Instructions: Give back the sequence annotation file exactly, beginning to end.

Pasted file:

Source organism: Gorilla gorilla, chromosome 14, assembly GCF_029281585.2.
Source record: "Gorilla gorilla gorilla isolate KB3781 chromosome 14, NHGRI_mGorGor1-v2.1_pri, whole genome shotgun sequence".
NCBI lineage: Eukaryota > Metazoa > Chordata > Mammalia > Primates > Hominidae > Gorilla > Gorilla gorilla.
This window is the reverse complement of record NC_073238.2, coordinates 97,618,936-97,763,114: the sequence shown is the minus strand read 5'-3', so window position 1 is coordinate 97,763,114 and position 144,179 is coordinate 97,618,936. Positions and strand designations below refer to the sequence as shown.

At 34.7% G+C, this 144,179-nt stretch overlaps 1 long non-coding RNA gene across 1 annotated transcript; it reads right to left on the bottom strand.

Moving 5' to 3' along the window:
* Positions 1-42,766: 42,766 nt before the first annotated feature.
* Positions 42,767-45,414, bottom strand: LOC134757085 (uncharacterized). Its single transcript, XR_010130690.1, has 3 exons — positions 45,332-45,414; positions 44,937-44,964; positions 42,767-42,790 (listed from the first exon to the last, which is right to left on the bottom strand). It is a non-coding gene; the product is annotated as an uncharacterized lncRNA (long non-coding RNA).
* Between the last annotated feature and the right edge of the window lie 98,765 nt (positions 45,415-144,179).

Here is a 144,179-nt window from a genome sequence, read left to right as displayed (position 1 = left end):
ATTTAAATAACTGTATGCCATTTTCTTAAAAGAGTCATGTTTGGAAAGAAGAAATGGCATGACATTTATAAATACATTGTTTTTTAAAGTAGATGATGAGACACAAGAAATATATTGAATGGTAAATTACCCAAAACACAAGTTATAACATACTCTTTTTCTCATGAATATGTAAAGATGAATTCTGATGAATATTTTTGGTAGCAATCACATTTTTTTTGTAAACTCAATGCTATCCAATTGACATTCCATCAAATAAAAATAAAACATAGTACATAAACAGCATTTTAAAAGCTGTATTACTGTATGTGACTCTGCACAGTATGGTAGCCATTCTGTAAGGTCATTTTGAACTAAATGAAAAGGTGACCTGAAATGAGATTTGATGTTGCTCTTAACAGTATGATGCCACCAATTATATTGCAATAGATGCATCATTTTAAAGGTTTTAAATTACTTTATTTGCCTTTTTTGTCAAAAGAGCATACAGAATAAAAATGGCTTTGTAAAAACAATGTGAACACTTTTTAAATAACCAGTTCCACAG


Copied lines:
Source organism: Gorilla gorilla, chromosome 14, assembly GCF_029281585.2.
Source record: "Gorilla gorilla gorilla isolate KB3781 chromosome 14, NHGRI_mGorGor1-v2.1_pri, whole genome shotgun sequence".
NCBI lineage: Eukaryota > Metazoa > Chordata > Mammalia > Primates > Hominidae > Gorilla > Gorilla gorilla.
This window is the reverse complement of record NC_073238.2, coordinates 97,618,936-97,763,114: the sequence shown is the minus strand read 5'-3', so window position 1 is coordinate 97,763,114 and position 144,179 is coordinate 97,618,936. Positions and strand designations below refer to the sequence as shown.

At 34.7% G+C, this 144,179-nt stretch overlaps 1 long non-coding RNA gene across 1 annotated transcript; it reads right to left on the bottom strand.

Moving 5' to 3' along the window:
* Positions 1-42,766: 42,766 nt before the first annotated feature.
* Positions 42,767-45,414, bottom strand: LOC134757085 (uncharacterized). Its single transcript, XR_010130690.1, has 3 exons — positions 45,332-45,414; positions 44,937-44,964; positions 42,767-42,790 (listed from the first exon to the last, which is right to left on the bottom strand). It is a non-coding gene; the product is annotated as an uncharacterized lncRNA (long non-coding RNA).
* Between the last annotated feature and the right edge of the window lie 98,765 nt (positions 45,415-144,179).

Here is a 144,179-nt window from a genome sequence, read left to right as displayed (position 1 = left end):
ATTTAAATAACTGTATGCCATTTTCTTAAAAGAGTCATGTTTGGAAAGAAGAAATGGCATGACATTTATAAATACATTGTTTTTTAAAGTAGATGATGAGACACAAGAAATATATTGAATGGTAAATTACCCAAAACACAAGTTATAACATACTCTTTTTCTCATGAATATGTAAAGATGAATTCTGATGAATATTTTTGGTAGCAATCACATTTTTTTTGTAAACTCAATGCTATCCAATTGACATTCCATCAAATAAAAATAAAACATAGTACATAAACAGCATTTTAAAAGCTGTATTACTGTATGTGACTCTGCACAGTATGGTAGCCATTCTGTAAGGTCATTTTGAACTAAATGAAAAGGTGACCTGAAATGAGATTTGATGTTGCTCTTAACAGTATGATGCCACCAATTATATTGCAATAGATGCATCATTTTAAAGGTTTTAAATTACTTTATTTGCCTTTTTTGTCAAAAGAGCATACAGAATAAAAATGGCTTTGTAAAAACAATGTGAACACTTTTTAAATAACCAGTTCCACAG